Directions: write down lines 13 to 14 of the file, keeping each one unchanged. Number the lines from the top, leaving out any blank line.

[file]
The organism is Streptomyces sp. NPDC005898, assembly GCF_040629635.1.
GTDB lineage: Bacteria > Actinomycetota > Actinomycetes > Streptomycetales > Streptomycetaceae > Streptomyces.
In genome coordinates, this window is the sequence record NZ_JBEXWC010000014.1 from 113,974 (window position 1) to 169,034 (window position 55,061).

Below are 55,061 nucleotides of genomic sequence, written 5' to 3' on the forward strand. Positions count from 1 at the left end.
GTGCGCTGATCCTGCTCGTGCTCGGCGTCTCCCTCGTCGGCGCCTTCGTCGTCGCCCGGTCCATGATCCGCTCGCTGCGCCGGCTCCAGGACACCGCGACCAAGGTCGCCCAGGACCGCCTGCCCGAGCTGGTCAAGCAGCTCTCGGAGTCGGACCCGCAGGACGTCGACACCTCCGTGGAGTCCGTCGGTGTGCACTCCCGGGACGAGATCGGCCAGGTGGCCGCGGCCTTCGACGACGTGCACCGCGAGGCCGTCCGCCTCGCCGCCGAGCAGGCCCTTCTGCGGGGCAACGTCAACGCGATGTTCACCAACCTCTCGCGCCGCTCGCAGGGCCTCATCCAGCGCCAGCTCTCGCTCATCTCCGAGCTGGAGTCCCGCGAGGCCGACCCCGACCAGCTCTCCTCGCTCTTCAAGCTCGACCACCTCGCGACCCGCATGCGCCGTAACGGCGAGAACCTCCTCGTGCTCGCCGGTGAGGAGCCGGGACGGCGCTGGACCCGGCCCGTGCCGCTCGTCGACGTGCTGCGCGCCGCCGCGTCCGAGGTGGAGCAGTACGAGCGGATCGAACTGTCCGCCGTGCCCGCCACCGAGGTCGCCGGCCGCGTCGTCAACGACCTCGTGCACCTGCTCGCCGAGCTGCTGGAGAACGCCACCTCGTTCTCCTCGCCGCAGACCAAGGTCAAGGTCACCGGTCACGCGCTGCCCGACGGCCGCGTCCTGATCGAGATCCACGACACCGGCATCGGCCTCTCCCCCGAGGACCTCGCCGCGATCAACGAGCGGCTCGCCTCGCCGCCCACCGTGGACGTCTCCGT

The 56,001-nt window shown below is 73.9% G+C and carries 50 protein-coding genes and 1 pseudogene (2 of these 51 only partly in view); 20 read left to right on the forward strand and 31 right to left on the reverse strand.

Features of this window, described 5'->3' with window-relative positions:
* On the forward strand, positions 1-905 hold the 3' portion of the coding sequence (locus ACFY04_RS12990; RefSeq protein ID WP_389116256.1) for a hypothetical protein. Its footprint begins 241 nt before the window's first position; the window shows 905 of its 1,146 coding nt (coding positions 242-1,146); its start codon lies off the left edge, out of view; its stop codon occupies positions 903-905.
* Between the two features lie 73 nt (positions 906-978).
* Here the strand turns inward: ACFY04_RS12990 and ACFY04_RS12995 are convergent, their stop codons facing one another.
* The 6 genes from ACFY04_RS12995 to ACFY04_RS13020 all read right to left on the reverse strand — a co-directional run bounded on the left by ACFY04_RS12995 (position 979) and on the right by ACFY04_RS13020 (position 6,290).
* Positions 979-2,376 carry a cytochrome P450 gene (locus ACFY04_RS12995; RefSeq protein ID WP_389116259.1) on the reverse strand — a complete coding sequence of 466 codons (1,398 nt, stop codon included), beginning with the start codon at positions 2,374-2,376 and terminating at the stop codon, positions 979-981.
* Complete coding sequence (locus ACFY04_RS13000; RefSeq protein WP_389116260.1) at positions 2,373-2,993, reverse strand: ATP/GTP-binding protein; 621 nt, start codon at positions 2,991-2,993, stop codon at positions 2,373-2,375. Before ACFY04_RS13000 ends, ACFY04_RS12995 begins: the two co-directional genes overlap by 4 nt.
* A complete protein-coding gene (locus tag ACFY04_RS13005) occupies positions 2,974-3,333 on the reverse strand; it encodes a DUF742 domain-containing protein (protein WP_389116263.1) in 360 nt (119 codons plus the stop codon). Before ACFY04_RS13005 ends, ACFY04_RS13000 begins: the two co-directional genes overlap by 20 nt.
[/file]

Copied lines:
* Complete coding sequence (locus ACFY04_RS13000; RefSeq protein WP_389116260.1) at positions 2,373-2,993, reverse strand: ATP/GTP-binding protein; 621 nt, start codon at positions 2,991-2,993, stop codon at positions 2,373-2,375. Before ACFY04_RS13000 ends, ACFY04_RS12995 begins: the two co-directional genes overlap by 4 nt.
* A complete protein-coding gene (locus tag ACFY04_RS13005) occupies positions 2,974-3,333 on the reverse strand; it encodes a DUF742 domain-containing protein (protein WP_389116263.1) in 360 nt (119 codons plus the stop codon). Before ACFY04_RS13005 ends, ACFY04_RS13000 begins: the two co-directional genes overlap by 20 nt.